Herald-Leader columnist Tom Eblen cheered on the witch hunt over a Christian businessman's refusal to print T-shirts with a message that contradicts his religious views.
The man is being hauled before the Lexington Human Rights commission, which is being called upon to throw him into the political water to see if he floats.
Taking up his torch, Eblen added his voice to those of the Gay and Lesbian Services Organization and Lexington Mayor Jim Gray, who are chanting the political equivalent of "Burn him!"
The University of Kentucky, too, has added its increasingly anti-religious voice to the din. This is the same university that refused to hire a science professor on the grounds that he was an evangelical, resulting in a complaint to the Kentucky Commission on Human Rights, which was completely ignored.
Eblen and the rest of the mob are arguing that the business, Hands on Originals, has violated the Lexington Fairness Ordinance, an ordinance which added coverage for sexual orientation to that for race, religion, gender and national origin in anti-discrimination laws governing housing, employment and public accommodations.
The ordinance prohibits a business from refusing to serve a person on the basis of his sexual orientation.
In a famous scene in Monty Python and the Holy Grail, a woman is accused of being a witch. The reason? "She looks like one." To Eblen and the rest of the witch hunters, Hands On Originals looks like it's discriminating, even though it's not.
What Eblen and the mob haven't noticed in the midst of their frenzied denunciations is that Hands On Originals did not discriminate against any customer on the basis of sexual orientation. In fact, the business has an expressed policy against it. What it did do was refuse to print a T-shirt with a message that went against its religious convictions.
It didn't refuse to print the T-shirts because of who was asking it to print them; it refused to print them because of what the T-shirts said. This is not prohibited by the ordinance.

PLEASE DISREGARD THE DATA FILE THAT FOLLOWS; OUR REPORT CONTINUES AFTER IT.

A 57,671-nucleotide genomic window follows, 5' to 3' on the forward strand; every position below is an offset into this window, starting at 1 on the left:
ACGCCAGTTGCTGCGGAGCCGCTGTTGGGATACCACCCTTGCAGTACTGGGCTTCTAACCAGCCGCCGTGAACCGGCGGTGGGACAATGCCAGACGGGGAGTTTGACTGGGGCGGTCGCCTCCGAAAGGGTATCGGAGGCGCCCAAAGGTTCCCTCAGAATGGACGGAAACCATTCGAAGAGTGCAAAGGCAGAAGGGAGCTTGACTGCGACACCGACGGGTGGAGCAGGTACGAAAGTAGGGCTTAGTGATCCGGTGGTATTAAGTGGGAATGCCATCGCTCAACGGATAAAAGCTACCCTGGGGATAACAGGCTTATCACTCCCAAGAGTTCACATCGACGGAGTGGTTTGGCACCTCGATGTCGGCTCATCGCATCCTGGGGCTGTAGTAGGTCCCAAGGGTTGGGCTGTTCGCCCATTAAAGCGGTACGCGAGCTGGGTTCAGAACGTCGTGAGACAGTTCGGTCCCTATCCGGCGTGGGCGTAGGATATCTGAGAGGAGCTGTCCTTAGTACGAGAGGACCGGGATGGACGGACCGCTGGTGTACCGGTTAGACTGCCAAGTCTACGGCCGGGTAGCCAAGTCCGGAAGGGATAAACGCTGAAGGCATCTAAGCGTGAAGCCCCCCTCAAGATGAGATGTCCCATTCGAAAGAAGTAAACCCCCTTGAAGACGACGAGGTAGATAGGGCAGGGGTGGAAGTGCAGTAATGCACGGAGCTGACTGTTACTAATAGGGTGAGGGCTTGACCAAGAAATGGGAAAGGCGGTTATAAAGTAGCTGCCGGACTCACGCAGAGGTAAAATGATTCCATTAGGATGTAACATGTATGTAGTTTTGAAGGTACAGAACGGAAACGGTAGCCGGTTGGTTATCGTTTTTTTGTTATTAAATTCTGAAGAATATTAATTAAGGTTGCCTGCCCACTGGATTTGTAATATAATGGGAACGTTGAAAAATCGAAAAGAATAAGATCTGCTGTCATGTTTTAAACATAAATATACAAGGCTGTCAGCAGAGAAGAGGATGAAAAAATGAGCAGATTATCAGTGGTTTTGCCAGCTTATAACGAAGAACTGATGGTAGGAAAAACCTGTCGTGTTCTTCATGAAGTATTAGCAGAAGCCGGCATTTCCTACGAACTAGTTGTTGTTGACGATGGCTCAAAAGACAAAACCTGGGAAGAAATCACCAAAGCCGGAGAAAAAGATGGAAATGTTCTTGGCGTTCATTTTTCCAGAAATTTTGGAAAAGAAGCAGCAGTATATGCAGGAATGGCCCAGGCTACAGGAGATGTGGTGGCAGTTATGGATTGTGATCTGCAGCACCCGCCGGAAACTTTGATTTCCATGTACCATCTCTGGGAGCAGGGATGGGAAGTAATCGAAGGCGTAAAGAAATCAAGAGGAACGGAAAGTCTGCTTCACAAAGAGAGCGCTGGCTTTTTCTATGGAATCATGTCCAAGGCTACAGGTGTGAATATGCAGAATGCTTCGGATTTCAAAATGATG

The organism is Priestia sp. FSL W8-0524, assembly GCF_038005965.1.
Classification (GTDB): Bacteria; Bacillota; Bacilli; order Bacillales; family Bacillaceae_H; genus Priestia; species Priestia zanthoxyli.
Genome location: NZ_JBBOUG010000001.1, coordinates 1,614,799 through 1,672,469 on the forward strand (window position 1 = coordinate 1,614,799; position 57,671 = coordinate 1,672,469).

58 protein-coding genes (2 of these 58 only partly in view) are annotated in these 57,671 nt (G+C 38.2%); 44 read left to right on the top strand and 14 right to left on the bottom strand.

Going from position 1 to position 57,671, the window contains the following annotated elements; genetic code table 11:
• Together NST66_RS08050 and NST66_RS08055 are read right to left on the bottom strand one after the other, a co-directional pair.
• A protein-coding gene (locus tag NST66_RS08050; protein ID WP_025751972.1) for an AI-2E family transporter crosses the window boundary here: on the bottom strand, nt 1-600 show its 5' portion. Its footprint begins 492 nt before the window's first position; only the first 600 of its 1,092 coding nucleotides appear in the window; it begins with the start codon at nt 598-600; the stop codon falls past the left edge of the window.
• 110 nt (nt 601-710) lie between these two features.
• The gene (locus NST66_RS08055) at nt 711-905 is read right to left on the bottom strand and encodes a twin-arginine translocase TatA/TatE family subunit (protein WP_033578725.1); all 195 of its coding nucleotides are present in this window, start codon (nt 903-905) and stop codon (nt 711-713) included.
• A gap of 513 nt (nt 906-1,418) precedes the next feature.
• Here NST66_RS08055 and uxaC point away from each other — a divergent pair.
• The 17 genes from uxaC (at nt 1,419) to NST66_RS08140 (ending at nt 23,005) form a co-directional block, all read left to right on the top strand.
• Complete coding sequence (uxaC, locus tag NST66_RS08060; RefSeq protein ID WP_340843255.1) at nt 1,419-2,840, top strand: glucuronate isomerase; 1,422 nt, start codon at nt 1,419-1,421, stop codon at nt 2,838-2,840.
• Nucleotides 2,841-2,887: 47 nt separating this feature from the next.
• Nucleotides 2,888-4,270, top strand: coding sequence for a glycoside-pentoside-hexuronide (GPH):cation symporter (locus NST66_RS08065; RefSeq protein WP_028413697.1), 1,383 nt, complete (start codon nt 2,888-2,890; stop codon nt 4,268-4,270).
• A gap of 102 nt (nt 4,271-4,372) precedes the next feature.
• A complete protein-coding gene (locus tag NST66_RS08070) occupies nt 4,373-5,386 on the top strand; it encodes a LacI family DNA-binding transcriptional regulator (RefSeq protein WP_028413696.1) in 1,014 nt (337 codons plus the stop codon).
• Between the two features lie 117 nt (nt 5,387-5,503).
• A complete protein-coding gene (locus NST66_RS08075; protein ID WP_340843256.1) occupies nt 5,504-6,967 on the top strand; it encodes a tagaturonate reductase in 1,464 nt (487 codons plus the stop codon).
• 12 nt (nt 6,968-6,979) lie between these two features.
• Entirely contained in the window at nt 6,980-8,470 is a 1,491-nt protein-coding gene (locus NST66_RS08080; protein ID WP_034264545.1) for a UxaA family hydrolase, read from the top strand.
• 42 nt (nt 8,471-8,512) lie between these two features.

Had the group come to Hands On to print a shirt that said "I love the Wildcats," there would have been no problem.
Ironically, the people really discriminating are UK and any other organization that pulls its business from the T-shirt company, since they are doing so on the basis of the owner's religious beliefs. If they were providing the service rather than receiving it, they would be the ones violating anti-discrimination laws.
It used to be witches who were supposed to contort themselves into strange positions, but now gay activist groups, marching under the banner of tolerance, are twisting themselves into the tolerance police, intent, not on preventing discrimination against individuals, but on using the power of government to force others to agree with them.
But in their increasingly intolerant crusade, they have apparently failed to take note of the consequences.
Imagine that you ran a T-shirt business and a white supremacist group came to you to print T-shirts that said, "Down with N-----s!" According to the reasoning of Eblen and the mob, anti-discrimination laws would require you to print them. Not to do so would be to discriminate against a racial group, in this case, Aryans.
Here's where the gay rights activists and liberal journalists meet the Aryan Nation.
Eblen's bizarre reasoning doesn't end there. He ventures into the issue of what Christianity actually says about homosexuality, saying that, the way he reads it, the Gospels aren't against it. Notice the subtle avoidance of the rest of the New Testament, in which Paul leaves little doubt about the issue. Or the Old Testament, which doesn't exactly read like a gay rights tract.
Then, as if to amuse those of his readers who have actually read the thing, he charges those who disagree with him with selectively reading the Bible.
Might as well burn the Bible along with the witch.
I have a new slogan for a T-shirt: "Down with the Tolerance Police!" I'll take it to a gay-owned T-shirt company and point out that, according to the groups who say they represent them, they have no choice but to print it.